Title: 0795 - Surveying Oral Health Care at PACE Programs: Preliminary Results
Matthew Oishi (Presenter)
University of Iowa College of Dentistry
Leonardo Marchini, University of Iowa College of Dentistry
Elizabeth Momany, University of Iowa
Pamela Cacchione, University of Pennsylvania School of Nursing
Joan Gluch, University of Pennsylvania School of Dental Medicine
Robert Collins, University of Pennsylvania School of Dental Medicine
Howard Cowen, University of Iowa College of Dentistry
Peter Damiano, University of Iowa
Objectives: Programs of All-inclusive Care for the Elderly (PACE) offer nursing home eligible individuals home- and community-based long term services and support to keep them in their communities. PACE is an opt-in program, predominantly made up of the growing population of elders eligible for Medicaid and Medicare, a group with significant dental needs. PACE programs are required to provide dental care to participants, yet the extent of dental services remains unclear. The purpose of this abstract is to present the preliminary results of a survey about the delivery of dental care across all PACE programs in the USA.
Methods: The Code of Federal Regulations for PACE, the PACE Manual and pilot interviews with four PACE administrators about dental care at PACE programs were used to develop our survey instrument which includes items on workforce, location of oral health care, quality assurance, preventive protocols, oral health care utilization and demand, payment. The survey was deployed to PACE contacts provided by the CMS, using Qualtrics. Early results from 11 surveys have been analyzed thus far, with over 35 total responses expected by late spring.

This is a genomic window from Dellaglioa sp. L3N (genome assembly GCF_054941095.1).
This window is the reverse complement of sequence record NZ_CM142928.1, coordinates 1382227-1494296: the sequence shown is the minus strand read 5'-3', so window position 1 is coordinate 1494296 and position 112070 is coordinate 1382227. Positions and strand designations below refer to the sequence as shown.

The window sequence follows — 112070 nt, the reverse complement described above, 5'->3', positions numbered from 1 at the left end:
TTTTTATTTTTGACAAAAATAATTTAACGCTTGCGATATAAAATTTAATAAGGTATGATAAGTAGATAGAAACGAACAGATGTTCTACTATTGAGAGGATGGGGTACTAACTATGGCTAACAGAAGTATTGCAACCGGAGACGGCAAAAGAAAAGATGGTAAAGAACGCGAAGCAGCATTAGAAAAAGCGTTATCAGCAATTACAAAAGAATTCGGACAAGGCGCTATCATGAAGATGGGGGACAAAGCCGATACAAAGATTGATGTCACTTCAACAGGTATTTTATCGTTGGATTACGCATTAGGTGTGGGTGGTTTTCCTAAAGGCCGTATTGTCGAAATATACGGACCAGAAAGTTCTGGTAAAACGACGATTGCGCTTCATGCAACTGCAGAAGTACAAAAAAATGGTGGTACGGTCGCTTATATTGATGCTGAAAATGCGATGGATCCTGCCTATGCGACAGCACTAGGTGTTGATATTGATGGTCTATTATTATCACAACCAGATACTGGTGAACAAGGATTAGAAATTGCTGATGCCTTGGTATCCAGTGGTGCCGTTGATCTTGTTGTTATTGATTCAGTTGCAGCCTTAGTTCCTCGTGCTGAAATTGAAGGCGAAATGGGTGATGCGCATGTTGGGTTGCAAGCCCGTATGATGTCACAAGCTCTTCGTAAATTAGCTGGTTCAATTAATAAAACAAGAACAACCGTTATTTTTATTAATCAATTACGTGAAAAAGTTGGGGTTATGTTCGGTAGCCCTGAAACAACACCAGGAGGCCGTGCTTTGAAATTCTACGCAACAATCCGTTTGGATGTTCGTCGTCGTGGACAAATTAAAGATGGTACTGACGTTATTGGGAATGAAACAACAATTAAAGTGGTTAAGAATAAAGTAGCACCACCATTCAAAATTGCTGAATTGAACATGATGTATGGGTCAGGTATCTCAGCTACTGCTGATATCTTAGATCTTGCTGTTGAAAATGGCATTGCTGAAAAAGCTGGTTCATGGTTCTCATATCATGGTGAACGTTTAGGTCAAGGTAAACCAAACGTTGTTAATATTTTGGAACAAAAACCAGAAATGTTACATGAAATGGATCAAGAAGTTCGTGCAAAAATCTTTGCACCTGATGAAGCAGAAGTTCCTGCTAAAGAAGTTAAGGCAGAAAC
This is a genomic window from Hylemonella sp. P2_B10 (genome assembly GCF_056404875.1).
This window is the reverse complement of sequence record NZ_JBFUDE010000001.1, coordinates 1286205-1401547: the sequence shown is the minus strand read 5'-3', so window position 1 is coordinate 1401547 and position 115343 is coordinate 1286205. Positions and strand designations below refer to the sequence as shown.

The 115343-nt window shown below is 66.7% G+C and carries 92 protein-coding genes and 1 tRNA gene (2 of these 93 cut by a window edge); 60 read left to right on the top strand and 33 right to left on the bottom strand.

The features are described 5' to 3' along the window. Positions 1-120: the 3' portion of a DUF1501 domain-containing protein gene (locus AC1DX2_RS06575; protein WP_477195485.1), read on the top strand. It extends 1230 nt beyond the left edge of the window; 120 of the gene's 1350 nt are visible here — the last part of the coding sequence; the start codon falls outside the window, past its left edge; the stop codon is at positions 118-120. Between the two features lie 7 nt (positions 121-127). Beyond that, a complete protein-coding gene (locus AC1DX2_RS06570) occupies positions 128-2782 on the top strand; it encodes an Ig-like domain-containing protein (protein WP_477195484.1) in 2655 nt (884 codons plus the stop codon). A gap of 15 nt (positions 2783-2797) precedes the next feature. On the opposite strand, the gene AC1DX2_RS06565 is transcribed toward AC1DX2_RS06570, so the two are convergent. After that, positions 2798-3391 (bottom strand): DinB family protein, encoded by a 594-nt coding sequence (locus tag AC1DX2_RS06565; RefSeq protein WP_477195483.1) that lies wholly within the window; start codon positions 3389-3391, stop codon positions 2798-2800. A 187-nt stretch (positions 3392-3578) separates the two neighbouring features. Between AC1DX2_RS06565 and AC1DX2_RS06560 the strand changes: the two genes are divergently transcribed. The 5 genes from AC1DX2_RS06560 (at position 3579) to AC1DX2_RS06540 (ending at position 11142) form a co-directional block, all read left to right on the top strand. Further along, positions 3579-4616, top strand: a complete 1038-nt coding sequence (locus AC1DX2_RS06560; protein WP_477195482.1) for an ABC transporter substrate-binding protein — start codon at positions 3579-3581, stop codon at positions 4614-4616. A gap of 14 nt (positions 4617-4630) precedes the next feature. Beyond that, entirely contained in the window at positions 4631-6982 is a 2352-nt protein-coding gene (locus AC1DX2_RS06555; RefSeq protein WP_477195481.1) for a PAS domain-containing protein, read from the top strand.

Results: Among the respondents, only two programs mandated new enrollees receive an oral exam by a dentist, though, approximately half of programs provided comprehensive oral exams to over 75% of new enrollees. Eight programs also required participants to receive a cleaning every 6-12 months. Only one program provided oral hygiene products and no program had an oral hygiene daily routine. All programs provided dental care through contracted providers.
Conclusions: Preliminary results indicate dental care is an important part of PACE programs, warrant extending the survey to the remaining sites with minor changes, and show interesting variation among different sites. The results of this survey will help describe and categorize the delivery of oral health care services at PACE programs.
This abstract is based on research that was funded entirely or partially by an outside source:
Delta Dental of Iowa Foundation
The submitter must disclose the names of the organizations with which any author have a relationship, the nature of the relationship, and the clinical or research area involved. The following is submitted: None